• I have lots of very fine/very straight hair and have heavy bangs. I have a really high forehead so I need something to break it up. My stylist taught me how to dry them first (brush to one side, dry, then the other side, keeps everything laying flat). I also swear by velcro rollers. I just put them in my hair after drying and finish getting dressed. You can leave them in as long as you like. It cuts down frizz and gives some volume. You can heat them up a little with the hair dryer and finish with hairspray for more bounce.

    • Susan (edna_mode_nyc) :

      I vote yea. They’re great for hiding the occasional forehead pimple.

      My English colleague thought I was talking about “bangers” (sausages) incorrectly when I mentioned bangs. And then, she said, “oh, you mean, a ‘fringe’!!” I now prefer “fringe,” because it’s more descriptive.

      “Bangs” sounds like I’m contemplating whether to order a toy drum kit or not.

  19. The gift exchange post reminded me of a question I have about work gift exchanges. In a non-mandatory participation event (i.e., not everyone participates, no one would care if you did or didn’t), would you be put off if the organizer asked that you don’t give Christmas (or other religious holiday) items? It would be a random exchange, so you don’t know the recipient.

    • Nope. Sounds very thoughtful to me.

    • I wouldn’t be put off. Lots of people enjoy the gift exchange and they may not celebrate a holiday in the winter time. I’d also say it’s a know-your-office kinda deal.

    • No. Although in all honesty, I think that most work gift exchanges I have ever participated in have been overwhelmingly non-religious. I think this is because I’ve worked mostly in very diverse workplaces where each person’s December celebrations/customs are very different. Some things are seasonal (peppermint candy, mulled wine spices, etc.), but most of the presents are just presents. I think the most popular gift one year was a set of bodum tumblers. As a non Christian, I wouldn’t be offended at receiving a Christmas tree ornament, I would just have absolutely no use for it and would just regift.

    • Thank you! I feel I little silly, since some people bring gag gifts which are totally not useful, but it seems different to have a gift that’s not useful because it’s so silly versus a gift that’s not useful because I don’t have a tree to put it on.

  20. Ladyfriends, help. I need to go to a neurologist because I have about 3-4 types of headaches simultaneously. I don’t know their names and I’m afraid to google stuff because I don’t have time for hypochondria. For all of you headache/migraine sufferers, what was your first visit with a neurologist like? What should I do to prepare? What do you wish you’d known? I’m not pleased about the prospect of making time for another doctor but MY HEAD ACHES. I don’t want to go in as a clueless patient who doesn’t ask the right questions. Recs for a doc with evening hours in NYC are also appreciated.

    Quick rundown of me: I have sinus headaches which I’m discussing with an ENT. Sometimes, I feel like someone is holding my brains and squeezing them. Other times, I feel tight pressure around the base of my skull. And ear pain/weird ear pressure which I think is related to my sinus issues. Ibuprofen and Aleve help alleviate the pain but I’m becoming increasingly sensitive to them (my skin gets itchy when it’s exposed to the sun). Definite headache triggers are changes in barometric pressure, sudden temperature change and artificial scents.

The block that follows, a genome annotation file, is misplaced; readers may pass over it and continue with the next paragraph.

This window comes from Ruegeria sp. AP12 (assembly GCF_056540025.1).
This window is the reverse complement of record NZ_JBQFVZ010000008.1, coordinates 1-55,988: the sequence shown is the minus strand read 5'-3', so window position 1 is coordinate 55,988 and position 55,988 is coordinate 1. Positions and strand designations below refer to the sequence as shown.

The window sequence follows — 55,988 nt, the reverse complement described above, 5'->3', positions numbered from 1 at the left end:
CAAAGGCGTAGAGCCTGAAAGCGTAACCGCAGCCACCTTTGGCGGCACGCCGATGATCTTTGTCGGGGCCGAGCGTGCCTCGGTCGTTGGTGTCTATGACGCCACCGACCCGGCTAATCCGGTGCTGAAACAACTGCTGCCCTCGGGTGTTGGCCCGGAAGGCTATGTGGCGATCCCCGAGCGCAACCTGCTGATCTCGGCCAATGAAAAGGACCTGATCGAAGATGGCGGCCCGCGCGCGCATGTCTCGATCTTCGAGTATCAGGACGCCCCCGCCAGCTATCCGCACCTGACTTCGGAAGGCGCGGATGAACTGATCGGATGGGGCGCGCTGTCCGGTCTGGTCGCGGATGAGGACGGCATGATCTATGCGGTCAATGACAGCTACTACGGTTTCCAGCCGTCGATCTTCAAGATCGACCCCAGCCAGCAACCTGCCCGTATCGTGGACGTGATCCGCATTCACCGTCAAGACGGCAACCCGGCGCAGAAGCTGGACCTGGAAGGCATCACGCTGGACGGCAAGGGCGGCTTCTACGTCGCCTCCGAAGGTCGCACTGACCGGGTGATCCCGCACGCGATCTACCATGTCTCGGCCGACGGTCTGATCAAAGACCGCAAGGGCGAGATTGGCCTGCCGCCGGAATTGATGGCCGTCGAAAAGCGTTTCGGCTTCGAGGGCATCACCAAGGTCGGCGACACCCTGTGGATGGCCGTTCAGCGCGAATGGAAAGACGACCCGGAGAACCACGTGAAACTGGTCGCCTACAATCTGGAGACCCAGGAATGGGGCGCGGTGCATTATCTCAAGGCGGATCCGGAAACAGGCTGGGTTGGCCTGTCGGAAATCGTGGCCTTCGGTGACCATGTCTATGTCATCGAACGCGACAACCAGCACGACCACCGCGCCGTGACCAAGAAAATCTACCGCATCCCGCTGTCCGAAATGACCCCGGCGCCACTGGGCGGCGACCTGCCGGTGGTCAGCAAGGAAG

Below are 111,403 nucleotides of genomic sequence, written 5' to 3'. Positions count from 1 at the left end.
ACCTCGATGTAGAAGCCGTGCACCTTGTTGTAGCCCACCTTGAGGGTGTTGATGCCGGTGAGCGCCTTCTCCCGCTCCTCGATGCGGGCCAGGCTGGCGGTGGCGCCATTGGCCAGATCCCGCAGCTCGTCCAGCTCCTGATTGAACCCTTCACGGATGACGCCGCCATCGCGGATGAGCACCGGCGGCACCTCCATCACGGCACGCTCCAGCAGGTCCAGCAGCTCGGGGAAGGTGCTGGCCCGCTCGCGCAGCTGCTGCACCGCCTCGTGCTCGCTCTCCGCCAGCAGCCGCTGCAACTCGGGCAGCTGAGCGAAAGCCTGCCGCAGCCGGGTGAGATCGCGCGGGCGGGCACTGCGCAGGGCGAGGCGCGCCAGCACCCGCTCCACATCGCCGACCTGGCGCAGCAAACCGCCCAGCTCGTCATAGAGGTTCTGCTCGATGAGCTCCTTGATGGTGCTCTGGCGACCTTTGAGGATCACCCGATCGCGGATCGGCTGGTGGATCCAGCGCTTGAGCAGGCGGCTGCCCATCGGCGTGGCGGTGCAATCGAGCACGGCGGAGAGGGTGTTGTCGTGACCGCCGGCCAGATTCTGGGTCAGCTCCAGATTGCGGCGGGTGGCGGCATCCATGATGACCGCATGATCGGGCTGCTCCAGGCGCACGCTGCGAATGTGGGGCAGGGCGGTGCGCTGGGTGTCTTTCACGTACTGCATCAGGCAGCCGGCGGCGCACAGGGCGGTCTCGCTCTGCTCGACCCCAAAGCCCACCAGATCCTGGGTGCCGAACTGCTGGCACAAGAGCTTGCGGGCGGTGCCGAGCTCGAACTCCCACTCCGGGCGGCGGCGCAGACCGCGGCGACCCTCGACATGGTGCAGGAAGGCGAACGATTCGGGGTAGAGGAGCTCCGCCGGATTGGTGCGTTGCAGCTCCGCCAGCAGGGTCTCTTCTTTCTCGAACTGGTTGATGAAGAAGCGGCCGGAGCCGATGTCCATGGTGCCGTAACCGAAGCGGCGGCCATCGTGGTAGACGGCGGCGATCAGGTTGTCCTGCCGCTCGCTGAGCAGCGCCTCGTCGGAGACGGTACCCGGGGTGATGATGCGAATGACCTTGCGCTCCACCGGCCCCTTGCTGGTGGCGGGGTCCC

• I had a misfire but my reply is somewhere down below…

    • Merabella :

      I would keep a journal to keep track of symptoms and possible triggers which might help the neurologist get an idea of what they are working with. Also, any previous head injuries – concussions in the past, would help as well. You note sinus issues and artificial scents, you may also want them to test you for allergies.

    • I went to a neurologist to discuss two types of intertwining headaches and being able to distinguish between them was really important. In addition to the data you mentioned, my doctor wanted to know the frequency and times of day of the different types of pain, the location of the pain and the pain levels on a 1-10 scale. Basically, the more information you collect, the better. I found easiest to see the trends when I put each month’s data in a grid on one piece of paper.
      I’m not sure if he has evening hours, but I saw Vladimir Kramskiy at HSS and he was awesome. Very compassionate, great listener, didn’t mind my excessive questioning. Best of luck, hope you get some relief soon!

    • Style advice needed.... :

      It sounds like you have migraines. People commonly think they have sinus headaches, but they are really migraines. It is common to have several headache types at once. My mother had all the same headache triggers as you, and also got headaches if she didn’t eat/sleep on a regular schedule. Everyone in my family has migraines (commonly runs in families) and my mother recalls her father’s “sinus headaches”…. which we are now sure were migraines.